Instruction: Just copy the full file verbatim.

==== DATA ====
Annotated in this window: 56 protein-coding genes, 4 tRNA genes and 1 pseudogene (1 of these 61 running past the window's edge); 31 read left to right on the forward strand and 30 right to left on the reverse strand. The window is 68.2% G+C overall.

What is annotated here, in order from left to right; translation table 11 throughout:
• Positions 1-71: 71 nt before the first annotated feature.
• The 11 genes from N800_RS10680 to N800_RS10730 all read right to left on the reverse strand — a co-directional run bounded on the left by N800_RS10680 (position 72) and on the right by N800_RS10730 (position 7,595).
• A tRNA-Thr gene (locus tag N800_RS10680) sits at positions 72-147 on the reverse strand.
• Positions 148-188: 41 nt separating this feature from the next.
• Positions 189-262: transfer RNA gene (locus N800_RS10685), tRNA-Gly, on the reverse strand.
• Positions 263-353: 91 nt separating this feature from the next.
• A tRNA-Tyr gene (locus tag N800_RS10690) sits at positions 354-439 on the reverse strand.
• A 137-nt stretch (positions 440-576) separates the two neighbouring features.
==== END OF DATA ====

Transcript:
Annotated in this window: 56 protein-coding genes, 4 tRNA genes and 1 pseudogene (1 of these 61 running past the window's edge); 31 read left to right on the forward strand and 30 right to left on the reverse strand. The window is 68.2% G+C overall.

What is annotated here, in order from left to right; translation table 11 throughout:
• Positions 1-71: 71 nt before the first annotated feature.
• The 11 genes from N800_RS10680 to N800_RS10730 all read right to left on the reverse strand — a co-directional run bounded on the left by N800_RS10680 (position 72) and on the right by N800_RS10730 (position 7,595).
• A tRNA-Thr gene (locus tag N800_RS10680) sits at positions 72-147 on the reverse strand.
• Positions 148-188: 41 nt separating this feature from the next.
• Positions 189-262: transfer RNA gene (locus N800_RS10685), tRNA-Gly, on the reverse strand.
• Positions 263-353: 91 nt separating this feature from the next.
• A tRNA-Tyr gene (locus tag N800_RS10690) sits at positions 354-439 on the reverse strand.
• A 137-nt stretch (positions 440-576) separates the two neighbouring features.